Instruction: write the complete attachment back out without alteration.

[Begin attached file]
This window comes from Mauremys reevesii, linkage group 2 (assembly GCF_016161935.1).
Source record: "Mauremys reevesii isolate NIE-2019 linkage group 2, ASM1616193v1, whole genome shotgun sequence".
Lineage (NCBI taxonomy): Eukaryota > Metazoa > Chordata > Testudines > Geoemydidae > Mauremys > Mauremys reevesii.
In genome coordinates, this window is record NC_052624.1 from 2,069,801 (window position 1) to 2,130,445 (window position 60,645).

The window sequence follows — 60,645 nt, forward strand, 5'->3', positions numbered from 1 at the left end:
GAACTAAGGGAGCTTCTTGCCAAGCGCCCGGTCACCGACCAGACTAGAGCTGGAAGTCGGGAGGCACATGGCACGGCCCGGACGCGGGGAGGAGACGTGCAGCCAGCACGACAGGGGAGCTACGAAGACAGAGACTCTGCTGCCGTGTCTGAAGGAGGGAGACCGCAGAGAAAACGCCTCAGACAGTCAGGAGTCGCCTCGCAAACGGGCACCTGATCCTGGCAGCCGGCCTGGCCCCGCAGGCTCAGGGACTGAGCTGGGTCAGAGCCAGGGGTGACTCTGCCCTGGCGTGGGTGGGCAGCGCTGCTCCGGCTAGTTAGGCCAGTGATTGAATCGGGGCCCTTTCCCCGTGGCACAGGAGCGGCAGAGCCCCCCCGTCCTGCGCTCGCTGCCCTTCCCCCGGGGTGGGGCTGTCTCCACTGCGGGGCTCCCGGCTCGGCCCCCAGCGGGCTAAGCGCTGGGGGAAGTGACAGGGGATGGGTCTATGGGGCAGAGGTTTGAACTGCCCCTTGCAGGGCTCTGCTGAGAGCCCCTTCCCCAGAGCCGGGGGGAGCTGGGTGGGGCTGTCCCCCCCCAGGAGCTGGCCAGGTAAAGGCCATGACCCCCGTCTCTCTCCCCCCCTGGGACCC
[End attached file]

This window comes from Mauremys reevesii, linkage group 2 (assembly GCF_016161935.1).
Source record: "Mauremys reevesii isolate NIE-2019 linkage group 2, ASM1616193v1, whole genome shotgun sequence".
Lineage (NCBI taxonomy): Eukaryota > Metazoa > Chordata > Testudines > Geoemydidae > Mauremys > Mauremys reevesii.
In genome coordinates, this window is record NC_052624.1 from 2,069,801 (window position 1) to 2,130,445 (window position 60,645).

The window sequence follows — 60,645 nt, forward strand, 5'->3', positions numbered from 1 at the left end:
GAACTAAGGGAGCTTCTTGCCAAGCGCCCGGTCACCGACCAGACTAGAGCTGGAAGTCGGGAGGCACATGGCACGGCCCGGACGCGGGGAGGAGACGTGCAGCCAGCACGACAGGGGAGCTACGAAGACAGAGACTCTGCTGCCGTGTCTGAAGGAGGGAGACCGCAGAGAAAACGCCTCAGACAGTCAGGAGTCGCCTCGCAAACGGGCACCTGATCCTGGCAGCCGGCCTGGCCCCGCAGGCTCAGGGACTGAGCTGGGTCAGAGCCAGGGGTGACTCTGCCCTGGCGTGGGTGGGCAGCGCTGCTCCGGCTAGTTAGGCCAGTGATTGAATCGGGGCCCTTTCCCCGTGGCACAGGAGCGGCAGAGCCCCCCCGTCCTGCGCTCGCTGCCCTTCCCCCGGGGTGGGGCTGTCTCCACTGCGGGGCTCCCGGCTCGGCCCCCAGCGGGCTAAGCGCTGGGGGAAGTGACAGGGGATGGGTCTATGGGGCAGAGGTTTGAACTGCCCCTTGCAGGGCTCTGCTGAGAGCCCCTTCCCCAGAGCCGGGGGGAGCTGGGTGGGGCTGTCCCCCCCCAGGAGCTGGCCAGGTAAAGGCCATGACCCCCGTCTCTCTCCCCCCCTGGGACCC